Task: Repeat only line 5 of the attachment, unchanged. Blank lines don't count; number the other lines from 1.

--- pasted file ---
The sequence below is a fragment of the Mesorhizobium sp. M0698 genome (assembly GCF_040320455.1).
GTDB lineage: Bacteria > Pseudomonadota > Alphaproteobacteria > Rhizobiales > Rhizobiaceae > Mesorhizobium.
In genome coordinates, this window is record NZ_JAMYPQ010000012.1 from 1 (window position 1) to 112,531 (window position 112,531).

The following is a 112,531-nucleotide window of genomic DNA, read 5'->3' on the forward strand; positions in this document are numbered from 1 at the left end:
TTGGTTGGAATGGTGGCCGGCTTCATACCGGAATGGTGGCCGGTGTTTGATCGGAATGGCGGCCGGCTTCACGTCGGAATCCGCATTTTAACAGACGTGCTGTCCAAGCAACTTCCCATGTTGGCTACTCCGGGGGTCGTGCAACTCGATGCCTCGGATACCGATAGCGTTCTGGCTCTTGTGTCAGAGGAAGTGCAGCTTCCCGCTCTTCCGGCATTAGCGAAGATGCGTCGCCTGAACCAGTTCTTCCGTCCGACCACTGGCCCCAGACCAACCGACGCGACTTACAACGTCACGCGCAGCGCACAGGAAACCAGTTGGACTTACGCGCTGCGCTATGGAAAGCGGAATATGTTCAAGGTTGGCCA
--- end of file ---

TTGGTTGGAATGGTGGCCGGCTTCATACCGGAATGGTGGCCGGTGTTTGATCGGAATGGCGGCCGGCTTCACGTCGGAATCCGCATTTTAACAGACGTGCTGTCCAAGCAACTTCCCATGTTGGCTACTCCGGGGGTCGTGCAACTCGATGCCTCGGATACCGATAGCGTTCTGGCTCTTGTGTCAGAGGAAGTGCAGCTTCCCGCTCTTCCGGCATTAGCGAAGATGCGTCGCCTGAACCAGTTCTTCCGTCCGACCACTGGCCCCAGACCAACCGACGCGACTTACAACGTCACGCGCAGCGCACAGGAAACCAGTTGGACTTACGCGCTGCGCTATGGAAAGCGGAATATGTTCAAGGTTGGCCA